Evaluating factors that help determine the ideal amount of decking for your backyard
A new swimming pool and deck can serve as the foundation for a beautiful backyard resort where your family and friends come together for relaxing, dining, socializing, and overall healthy living.
Whether you opt for decking that surrounds only the perimeter of your pool or for an expansive installation that accommodates various backyard features and amenities, carefully consider the overall design and configuration of the project.
For this process, there are certain factors to weigh that will help determine how much deck to install and how to configure it around your pool and backyard space. Good planning will help ensure your new deck delivers the space and layout that meets your family’s needs on a variety of fronts.
Determining the minimum size for your pool deck
In an effort to save money, homeowners often short themselves on the amount of deck they buy with their new pool. Avoid this common mistake.
For starters, understand how deck additions are measured. Like carpeting or other flooring materials, outdoor decking is designed and installed in terms of total square footage. (Other factors—ranging from soil grading to special features like multi-level configurations—also impact design, installation, and pricing.)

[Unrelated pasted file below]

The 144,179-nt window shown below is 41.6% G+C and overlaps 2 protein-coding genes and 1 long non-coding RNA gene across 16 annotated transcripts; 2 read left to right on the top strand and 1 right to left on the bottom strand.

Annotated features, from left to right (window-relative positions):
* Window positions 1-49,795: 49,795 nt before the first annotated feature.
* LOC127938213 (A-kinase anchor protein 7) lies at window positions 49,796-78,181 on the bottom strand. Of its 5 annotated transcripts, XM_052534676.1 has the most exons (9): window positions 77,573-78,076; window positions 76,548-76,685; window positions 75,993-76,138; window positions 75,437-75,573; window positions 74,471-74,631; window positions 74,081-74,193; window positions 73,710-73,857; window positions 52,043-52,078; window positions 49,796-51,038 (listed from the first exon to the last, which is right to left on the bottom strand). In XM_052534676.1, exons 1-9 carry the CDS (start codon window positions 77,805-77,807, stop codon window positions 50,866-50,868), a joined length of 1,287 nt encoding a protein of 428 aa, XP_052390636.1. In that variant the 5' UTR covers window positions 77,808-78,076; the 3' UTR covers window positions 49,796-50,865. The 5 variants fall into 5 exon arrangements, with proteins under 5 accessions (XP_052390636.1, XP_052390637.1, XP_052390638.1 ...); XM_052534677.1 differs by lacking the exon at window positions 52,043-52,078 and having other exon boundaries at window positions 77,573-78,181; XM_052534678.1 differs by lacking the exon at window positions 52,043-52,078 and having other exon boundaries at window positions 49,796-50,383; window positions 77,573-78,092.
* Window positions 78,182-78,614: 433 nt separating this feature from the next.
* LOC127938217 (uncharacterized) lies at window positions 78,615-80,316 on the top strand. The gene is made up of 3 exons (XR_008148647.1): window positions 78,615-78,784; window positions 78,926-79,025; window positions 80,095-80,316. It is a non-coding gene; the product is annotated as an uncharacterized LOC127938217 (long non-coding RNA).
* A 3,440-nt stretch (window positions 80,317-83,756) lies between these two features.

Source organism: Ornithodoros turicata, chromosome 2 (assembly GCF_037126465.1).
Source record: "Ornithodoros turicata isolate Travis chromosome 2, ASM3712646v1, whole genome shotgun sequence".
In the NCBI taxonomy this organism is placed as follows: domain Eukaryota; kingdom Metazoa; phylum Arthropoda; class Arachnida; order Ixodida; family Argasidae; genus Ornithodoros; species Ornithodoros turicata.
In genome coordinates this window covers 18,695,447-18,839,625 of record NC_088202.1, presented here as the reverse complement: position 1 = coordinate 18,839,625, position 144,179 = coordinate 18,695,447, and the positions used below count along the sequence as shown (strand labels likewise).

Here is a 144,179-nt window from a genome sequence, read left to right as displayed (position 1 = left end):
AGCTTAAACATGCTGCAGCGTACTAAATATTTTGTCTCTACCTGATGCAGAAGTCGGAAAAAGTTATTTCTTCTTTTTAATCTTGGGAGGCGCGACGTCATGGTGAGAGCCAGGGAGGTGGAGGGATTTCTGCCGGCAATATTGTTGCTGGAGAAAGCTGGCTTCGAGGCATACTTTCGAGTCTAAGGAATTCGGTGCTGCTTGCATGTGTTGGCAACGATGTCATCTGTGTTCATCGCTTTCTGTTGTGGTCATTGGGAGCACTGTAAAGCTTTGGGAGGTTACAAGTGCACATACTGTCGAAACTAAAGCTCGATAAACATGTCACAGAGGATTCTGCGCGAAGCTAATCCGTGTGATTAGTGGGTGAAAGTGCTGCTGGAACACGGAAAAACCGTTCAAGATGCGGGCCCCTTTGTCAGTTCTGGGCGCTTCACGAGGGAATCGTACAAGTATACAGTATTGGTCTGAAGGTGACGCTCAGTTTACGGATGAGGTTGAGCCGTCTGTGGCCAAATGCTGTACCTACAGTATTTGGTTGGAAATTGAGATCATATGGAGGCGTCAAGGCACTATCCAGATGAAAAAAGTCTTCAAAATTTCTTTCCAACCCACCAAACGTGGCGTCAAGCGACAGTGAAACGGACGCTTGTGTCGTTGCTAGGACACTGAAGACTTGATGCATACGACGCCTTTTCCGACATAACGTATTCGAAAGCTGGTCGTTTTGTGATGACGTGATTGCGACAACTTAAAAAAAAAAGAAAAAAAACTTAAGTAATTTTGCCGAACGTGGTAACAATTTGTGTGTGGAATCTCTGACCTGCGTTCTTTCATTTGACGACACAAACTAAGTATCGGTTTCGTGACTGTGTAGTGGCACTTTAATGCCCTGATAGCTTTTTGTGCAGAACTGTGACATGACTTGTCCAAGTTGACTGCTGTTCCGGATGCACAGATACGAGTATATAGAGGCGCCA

A good rule of thumb is for a deck’s square footage to be at least the same as your pool’s square footage. To illustrate with a simple example, say a rectangle pool is 15 feet wide by 30 feet long. With a 450-square-foot pool, the deck should also be at least 450 square feet.
Now, this basic formula serves as a general starting point to address the pool perimeter and immediate area around a pool. Your pool’s particular shape, placement in your yard, and other factors—discussed below—should also be considered in strategizing how much decking will be best for your outdoor space.
Take note that some municipalities have minimum requirements for residential pool decks or how they are laid out around a pool. A qualified pool builder will be able to advise you on any local regulations and develop an appropriate deck plan for your project.